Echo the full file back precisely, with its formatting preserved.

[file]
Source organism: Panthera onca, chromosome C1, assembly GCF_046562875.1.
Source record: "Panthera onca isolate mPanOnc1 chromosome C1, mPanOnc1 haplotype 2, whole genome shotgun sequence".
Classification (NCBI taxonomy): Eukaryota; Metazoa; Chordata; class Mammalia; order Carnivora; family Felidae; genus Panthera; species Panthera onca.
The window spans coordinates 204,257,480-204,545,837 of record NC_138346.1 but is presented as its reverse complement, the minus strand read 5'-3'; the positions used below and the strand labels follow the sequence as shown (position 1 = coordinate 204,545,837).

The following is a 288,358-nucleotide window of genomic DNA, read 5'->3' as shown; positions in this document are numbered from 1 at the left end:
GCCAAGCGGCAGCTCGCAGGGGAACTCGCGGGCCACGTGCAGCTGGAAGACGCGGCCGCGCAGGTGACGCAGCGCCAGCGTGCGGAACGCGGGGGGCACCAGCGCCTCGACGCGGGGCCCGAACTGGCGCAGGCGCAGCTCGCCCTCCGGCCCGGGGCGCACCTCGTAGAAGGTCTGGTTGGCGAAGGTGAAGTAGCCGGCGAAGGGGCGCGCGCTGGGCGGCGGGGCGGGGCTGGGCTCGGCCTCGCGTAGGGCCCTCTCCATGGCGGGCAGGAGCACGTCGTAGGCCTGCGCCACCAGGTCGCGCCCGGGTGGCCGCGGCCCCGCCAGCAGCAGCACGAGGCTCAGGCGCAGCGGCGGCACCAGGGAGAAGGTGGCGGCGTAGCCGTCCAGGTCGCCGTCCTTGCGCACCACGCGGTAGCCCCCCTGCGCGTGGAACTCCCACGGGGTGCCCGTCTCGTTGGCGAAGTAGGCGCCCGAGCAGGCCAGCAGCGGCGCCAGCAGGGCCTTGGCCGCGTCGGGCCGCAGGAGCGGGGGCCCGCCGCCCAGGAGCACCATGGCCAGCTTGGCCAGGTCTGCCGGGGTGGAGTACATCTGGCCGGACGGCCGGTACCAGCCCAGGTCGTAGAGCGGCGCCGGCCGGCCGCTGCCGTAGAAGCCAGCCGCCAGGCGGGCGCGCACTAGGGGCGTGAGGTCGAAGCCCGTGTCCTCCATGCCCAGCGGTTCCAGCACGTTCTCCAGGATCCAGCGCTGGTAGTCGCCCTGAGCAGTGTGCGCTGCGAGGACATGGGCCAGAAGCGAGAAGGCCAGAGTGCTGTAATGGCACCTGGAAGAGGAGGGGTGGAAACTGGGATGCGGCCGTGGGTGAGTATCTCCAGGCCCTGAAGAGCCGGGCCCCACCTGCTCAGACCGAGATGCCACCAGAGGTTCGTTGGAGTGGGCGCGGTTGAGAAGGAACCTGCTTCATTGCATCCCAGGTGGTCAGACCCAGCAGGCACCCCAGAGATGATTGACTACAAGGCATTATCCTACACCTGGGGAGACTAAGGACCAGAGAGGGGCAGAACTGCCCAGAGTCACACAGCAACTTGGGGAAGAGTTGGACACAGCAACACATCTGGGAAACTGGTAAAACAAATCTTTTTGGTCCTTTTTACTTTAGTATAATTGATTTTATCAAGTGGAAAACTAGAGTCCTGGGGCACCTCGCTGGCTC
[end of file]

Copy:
Source organism: Panthera onca, chromosome C1, assembly GCF_046562875.1.
Source record: "Panthera onca isolate mPanOnc1 chromosome C1, mPanOnc1 haplotype 2, whole genome shotgun sequence".
Classification (NCBI taxonomy): Eukaryota; Metazoa; Chordata; class Mammalia; order Carnivora; family Felidae; genus Panthera; species Panthera onca.
The window spans coordinates 204,257,480-204,545,837 of record NC_138346.1 but is presented as its reverse complement, the minus strand read 5'-3'; the positions used below and the strand labels follow the sequence as shown (position 1 = coordinate 204,545,837).

The following is a 288,358-nucleotide window of genomic DNA, read 5'->3' as shown; positions in this document are numbered from 1 at the left end:
GCCAAGCGGCAGCTCGCAGGGGAACTCGCGGGCCACGTGCAGCTGGAAGACGCGGCCGCGCAGGTGACGCAGCGCCAGCGTGCGGAACGCGGGGGGCACCAGCGCCTCGACGCGGGGCCCGAACTGGCGCAGGCGCAGCTCGCCCTCCGGCCCGGGGCGCACCTCGTAGAAGGTCTGGTTGGCGAAGGTGAAGTAGCCGGCGAAGGGGCGCGCGCTGGGCGGCGGGGCGGGGCTGGGCTCGGCCTCGCGTAGGGCCCTCTCCATGGCGGGCAGGAGCACGTCGTAGGCCTGCGCCACCAGGTCGCGCCCGGGTGGCCGCGGCCCCGCCAGCAGCAGCACGAGGCTCAGGCGCAGCGGCGGCACCAGGGAGAAGGTGGCGGCGTAGCCGTCCAGGTCGCCGTCCTTGCGCACCACGCGGTAGCCCCCCTGCGCGTGGAACTCCCACGGGGTGCCCGTCTCGTTGGCGAAGTAGGCGCCCGAGCAGGCCAGCAGCGGCGCCAGCAGGGCCTTGGCCGCGTCGGGCCGCAGGAGCGGGGGCCCGCCGCCCAGGAGCACCATGGCCAGCTTGGCCAGGTCTGCCGGGGTGGAGTACATCTGGCCGGACGGCCGGTACCAGCCCAGGTCGTAGAGCGGCGCCGGCCGGCCGCTGCCGTAGAAGCCAGCCGCCAGGCGGGCGCGCACTAGGGGCGTGAGGTCGAAGCCCGTGTCCTCCATGCCCAGCGGTTCCAGCACGTTCTCCAGGATCCAGCGCTGGTAGTCGCCCTGAGCAGTGTGCGCTGCGAGGACATGGGCCAGAAGCGAGAAGGCCAGAGTGCTGTAATGGCACCTGGAAGAGGAGGGGTGGAAACTGGGATGCGGCCGTGGGTGAGTATCTCCAGGCCCTGAAGAGCCGGGCCCCACCTGCTCAGACCGAGATGCCACCAGAGGTTCGTTGGAGTGGGCGCGGTTGAGAAGGAACCTGCTTCATTGCATCCCAGGTGGTCAGACCCAGCAGGCACCCCAGAGATGATTGACTACAAGGCATTATCCTACACCTGGGGAGACTAAGGACCAGAGAGGGGCAGAACTGCCCAGAGTCACACAGCAACTTGGGGAAGAGTTGGACACAGCAACACATCTGGGAAACTGGTAAAACAAATCTTTTTGGTCCTTTTTACTTTAGTATAATTGATTTTATCAAGTGGAAAACTAGAGTCCTGGGGCACCTCGCTGGCTC